As he walks off, she motions angrily behind him, turning away innocently when he glances over his shoulder. Se-ra and Han-bi head to the market to campaign and are immediately turned away by annoyed vendors. Eating dango in defeat, the friends agree that tomorrow they’ll buy first and then campaign. Passing a group of elderly men, Se-ra attempts to appeal to them… only for Han-bi to drag Se-ra away when the men grumble Se-ra should focus on getting married. Meanwhile, Woo-young tracks their “progress” on social media at work and sighs over a baby bag that as a mother she can’t play with them.

Unfortunately, Woo-young is fired upon returning to the office. Her boss claims it’s cutbacks but Woo-young asks why she’s the only one leaving, adding she barely used her maternity leave. Her boss argues he can’t fire the father with two kids or the man getting married next year, tutting she shouldn’t have gone to the bathroom so often. Woo-young barks she has to use the bathroom to pump breastmilk since there’s no company lounge for female employees. Her boss balks and she demands why she should be polite while being fired… only for her to snap out of the fantasy and leave the office dejected.

That evening, Se-ra fumes over Woo-young’s firing. Drying her eyes, Woo-young sighs she couldn’t fight back because a bad reputation makes it harder to find a new job. She sniffs she’s at a disadvantage as a wife and mother. Se-ra declares her boss crazy, insisting she recognizes talent – and suggests Woo-young join the campaign. Ha! Woo-young isn’t amused and says they should just focus on finding work. Woo-young thinks Se-ra is just getting revenge on Min-jae and says no one will vote for idiots – not even her.

Her words only invigorate Se-ra and by morning, she presents Han-bi with the math on how many votes she needs to be elected (6,000 – 9,000). Han-bi points out they’d struggled to even get 50 people to support her application and Se-ra says that’s why they’ll target the campaign at female voters between 20 and 40 like Woo-young (which totals 10,000 voters). So the ladies head over to the kindergarten and Se-ra shouts promises to support the moms as Han-bi (dressed as Wonder Woman) waves a banner at moms dropping their kids off to school.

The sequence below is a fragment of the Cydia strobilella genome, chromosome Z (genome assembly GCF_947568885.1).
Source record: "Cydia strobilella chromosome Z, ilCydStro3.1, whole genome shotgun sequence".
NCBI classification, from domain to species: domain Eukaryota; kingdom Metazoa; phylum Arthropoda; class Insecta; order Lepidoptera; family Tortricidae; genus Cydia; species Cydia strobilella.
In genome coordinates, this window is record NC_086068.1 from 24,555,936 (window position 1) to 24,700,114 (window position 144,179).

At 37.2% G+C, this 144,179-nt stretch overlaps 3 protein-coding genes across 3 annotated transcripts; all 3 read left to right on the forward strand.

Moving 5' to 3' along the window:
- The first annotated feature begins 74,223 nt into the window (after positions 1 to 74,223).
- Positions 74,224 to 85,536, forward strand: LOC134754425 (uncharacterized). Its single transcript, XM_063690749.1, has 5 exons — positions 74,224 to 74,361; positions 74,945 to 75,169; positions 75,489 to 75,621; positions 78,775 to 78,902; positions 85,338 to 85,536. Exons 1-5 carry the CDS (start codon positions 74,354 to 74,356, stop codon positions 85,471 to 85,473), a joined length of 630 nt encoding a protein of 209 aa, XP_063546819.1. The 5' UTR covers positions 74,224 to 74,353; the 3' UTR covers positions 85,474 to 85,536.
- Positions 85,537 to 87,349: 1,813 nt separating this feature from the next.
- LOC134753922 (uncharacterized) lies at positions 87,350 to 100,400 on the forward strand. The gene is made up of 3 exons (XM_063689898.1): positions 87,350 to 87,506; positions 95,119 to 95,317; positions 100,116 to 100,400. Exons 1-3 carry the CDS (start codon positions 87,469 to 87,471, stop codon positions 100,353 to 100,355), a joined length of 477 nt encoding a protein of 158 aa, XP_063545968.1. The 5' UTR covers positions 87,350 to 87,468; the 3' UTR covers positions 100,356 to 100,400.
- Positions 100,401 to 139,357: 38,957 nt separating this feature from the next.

They’re largely ignored, so they change locations to a street corner– and Han-bi changes outfits to Cinderella. Just inside the café behind them, Woo-young rolls her eyes as she eats with her fellow moms. Every phone in the establishment gives a 2pm alert to fetch their kids and the campaign ladies cheer at the moms bustling past. The café owner barks at Se-ra to stop disrupting business and Woo-young averts her eyes as she rushes past her friends.

Gong-myung finds the posters outside the elementary school have been vandalized (with Se-ra’s the most unrecognizably altered) and asks Dad if he saw who did it. Dad sheepishly says the kids did and unfurling a fresh poster, Gong-myung tuts at Se-ra for not listening to him. Seeing the clean poster, Dad’s eyes bulge and he demands why his daughter is running. Elsewhere, Se-ran and Han-bi continue their campaign in the park and Se-ra ignores a call from Dad, sighing she’s been keeping her distance since bombing the job interview Dad got her.

Godzilla-like footsteps thunder from their left and Se-ra turns to see a red-faced Dad charging her. She runs and he gives chase as Han-bi sees Gong-myung wheezing their way as well. Dad is eventually forced to stop to catch his breath and Se-ra stops when she sees Gong-myung holding him up. At home, Se-ra sits repentantly and finally asks if Dad trusts her. He immediately says no and says after losing over 10 jobs since graduation, she has no business in politics. He points out she has no money and Se-ra says that’s exactly why she’s running, likening to applying for a job.

Dad orders her to stop, but Se-ra refuses and he growls she’s tearing him apart. She easily avoids a pillow lobbed in her direction but when she criticizes his aim, Dad launches a second into her face. Mom arrives home in her Candidate 1 garb and Dad explodes, storming off to his room in annoyance. Mom chastises Se-ra for campaigning when she could’ve used that money to pay off “their” debt and Se-ra retorts she could stop putting them in debt in the first place.